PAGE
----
The internet is well and truly woven into the fabric of family life and mums are the online gatekeepers.
That's the headline news from Bounty's new research on mums - Talking Over The Virtual Washing Line - and its findings paint a rich picture of mums' online behaviour and what that means for brands.
The report is based on in-depth immersion research, carried out by Discovery Research with members of the Bounty Club representing each stage of pregnancy and motherhood. Bounty's moderators spent a seven- to ten-day period with respondents, conducting extended in-home interviewing and video diaries with ongoing touchpoints, whether by phone, e-mail or face-to-face.
As the UK's leading parenting club with more than 2.5 million members, of which nearly one-third are active online, Bounty has the reach and trust only an established brand could muster - it celebrates its 50th anniversary in 2009. And, with the Bounty Club website www.bounty.com receiving more than one million visits every month, it is the UK's number-one online parenting destination and demonstrates that the business has truly logged on to digital.
"Bounty makes sure that at one of the most information-hungry, support-hungry times in a mum's life, when brand trial and promiscuity is heightened, brands can cut through the noise and talk to mum," Andrew Thomas, Bounty's e-business director, says.
UK mothers spend an estimated £2 billion on baby goods each year and £38 billion across all parenting categories, according to Mintel. Thomas says: "We have a critical window to reach mum when she's on the cusp of establishing loyalties to new brands."
The routes that brands select to reach mums are critical too. "Women who are mothers are media control freaks," Bounty's marketing director, Faye Mingo, says. "Using the right channel is key."
Bounty's research found online media gets a bigger share of voice with mothers. Mums read fewer magazines and newspapers and their TV viewing habits alter, but their online use, throughout pregnancy and beyond, remains constant. As a result, online accounts for a proportionally larger share of mums' total media consumption. Bounty's research also found expectant and new mums crave the anonymity of online.
Mingo adds: "The online environment provides support and information. Online becomes more appealing to women who feel that outwardly they should be coping and don't want to be seen to be asking for help."
As a consequence, online chat facilities and forums have become the new coffee morning equivalent. Bounty.com, for instance, runs more than 70 forums and attracts 18,000 posts a day, making it one of the most active sites in the family and parenting sector. Usage of Bounty forums, meanwhile, has increased from 19 per cent to 33 per cent of all members between 2006 and 2007.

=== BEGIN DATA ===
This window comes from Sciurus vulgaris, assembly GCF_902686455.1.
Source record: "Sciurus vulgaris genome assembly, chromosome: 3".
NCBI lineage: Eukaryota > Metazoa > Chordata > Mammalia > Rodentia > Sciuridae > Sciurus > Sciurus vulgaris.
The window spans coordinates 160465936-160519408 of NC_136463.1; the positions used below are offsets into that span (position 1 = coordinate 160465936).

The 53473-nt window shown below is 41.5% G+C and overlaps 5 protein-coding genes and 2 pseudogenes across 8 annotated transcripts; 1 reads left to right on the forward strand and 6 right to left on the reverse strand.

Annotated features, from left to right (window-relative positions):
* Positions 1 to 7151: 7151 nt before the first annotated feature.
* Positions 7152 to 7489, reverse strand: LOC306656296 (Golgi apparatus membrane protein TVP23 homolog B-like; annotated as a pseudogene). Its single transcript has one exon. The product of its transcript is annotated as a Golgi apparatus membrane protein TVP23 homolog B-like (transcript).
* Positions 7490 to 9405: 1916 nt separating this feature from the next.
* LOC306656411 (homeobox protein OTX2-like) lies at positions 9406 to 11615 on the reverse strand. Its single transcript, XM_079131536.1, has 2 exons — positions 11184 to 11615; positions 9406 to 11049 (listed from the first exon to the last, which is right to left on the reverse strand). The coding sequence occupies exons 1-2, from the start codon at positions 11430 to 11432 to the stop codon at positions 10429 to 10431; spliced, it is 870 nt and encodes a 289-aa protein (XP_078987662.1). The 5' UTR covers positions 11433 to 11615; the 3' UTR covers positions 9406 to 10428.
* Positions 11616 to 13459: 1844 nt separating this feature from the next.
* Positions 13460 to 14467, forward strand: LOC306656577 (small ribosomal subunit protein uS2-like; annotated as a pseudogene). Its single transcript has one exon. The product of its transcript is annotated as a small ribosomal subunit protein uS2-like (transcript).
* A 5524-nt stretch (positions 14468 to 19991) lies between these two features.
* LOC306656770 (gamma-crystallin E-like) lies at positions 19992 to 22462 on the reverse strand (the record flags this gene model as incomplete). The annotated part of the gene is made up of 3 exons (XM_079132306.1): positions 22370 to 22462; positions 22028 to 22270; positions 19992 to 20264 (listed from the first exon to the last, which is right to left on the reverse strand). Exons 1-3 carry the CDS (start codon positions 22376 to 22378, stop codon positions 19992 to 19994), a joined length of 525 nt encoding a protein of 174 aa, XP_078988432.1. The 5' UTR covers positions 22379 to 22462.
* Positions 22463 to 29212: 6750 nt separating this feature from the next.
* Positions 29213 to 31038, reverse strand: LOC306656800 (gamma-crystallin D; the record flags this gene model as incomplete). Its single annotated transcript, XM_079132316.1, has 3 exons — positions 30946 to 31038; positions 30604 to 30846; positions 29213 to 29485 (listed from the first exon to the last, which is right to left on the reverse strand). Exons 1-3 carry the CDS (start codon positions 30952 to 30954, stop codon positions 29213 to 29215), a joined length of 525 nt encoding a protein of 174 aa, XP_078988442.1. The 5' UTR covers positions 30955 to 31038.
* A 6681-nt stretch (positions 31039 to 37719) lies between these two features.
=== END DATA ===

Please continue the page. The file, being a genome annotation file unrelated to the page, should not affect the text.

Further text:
In these expanding online communities, word-of-mouth recommendations or "word of mum" is the lingua franca. It holds weight and has the potential to influence mums' behaviour. The engagement mums have with other mothers and their interaction online is coupled with a change in the way women use the internet when they become a parent. Bounty found that while pregnant, women will use the internet more promiscuously. They are on a journey of exploration, seeking out information and support. However, once baby is born, they become more task-focused.
Mingo says: "The way women use the net changes on becoming a mum - they become organised surfers, focusing on tried-and-tested sites." Bonding with mums during pregnancy is vital to winning this loyalty. Bounty, which attracts 25,000 new members to its site each month - 70 per cent of whom are pregnant - is doing that. They spend around 18 minutes per session on the site and view more pages than on other specialist female websites, equating to 20 million pages per month.
While motherhood changes the pattern of a mum's internet behaviour and introduces her to new product categories. "Having a baby makes a woman re-evaluate her choices and she becomes more susceptible to brand switching," Thomas says. "This is true across all categories, not just baby brands."
Targeting women in a "mum environment" at this time allows greater cut-through than via other more general female lifestyle media, Thomas claims. "Media buyers should take advantage of this period to gain a shift in brand loyalty and connection to brands."
While life may have changed out of all recognition, attainable family brands take on new significance. "Mums may not be able to justify the cost of Karen Millen, but they'll certainly be buying into branded everyday products such as Heinz, Olay and Pampers in favour of own label," Thomas says.
And it didn't take the credit crunch for mums to switch to shopping at cost-saving retailers - they were already there. Bounty has found that mums will be also motivated by rewards, discounts and competitions. "An online campaign should consider these promotional mechanics alongside display ads to achieve engagement," Thomas advises.
Mums are online; they are chatting, focused and loyal. Brands with the right product, at the right time, with the right message can make a connection over the virtual washing line.
This article was first published on Campaign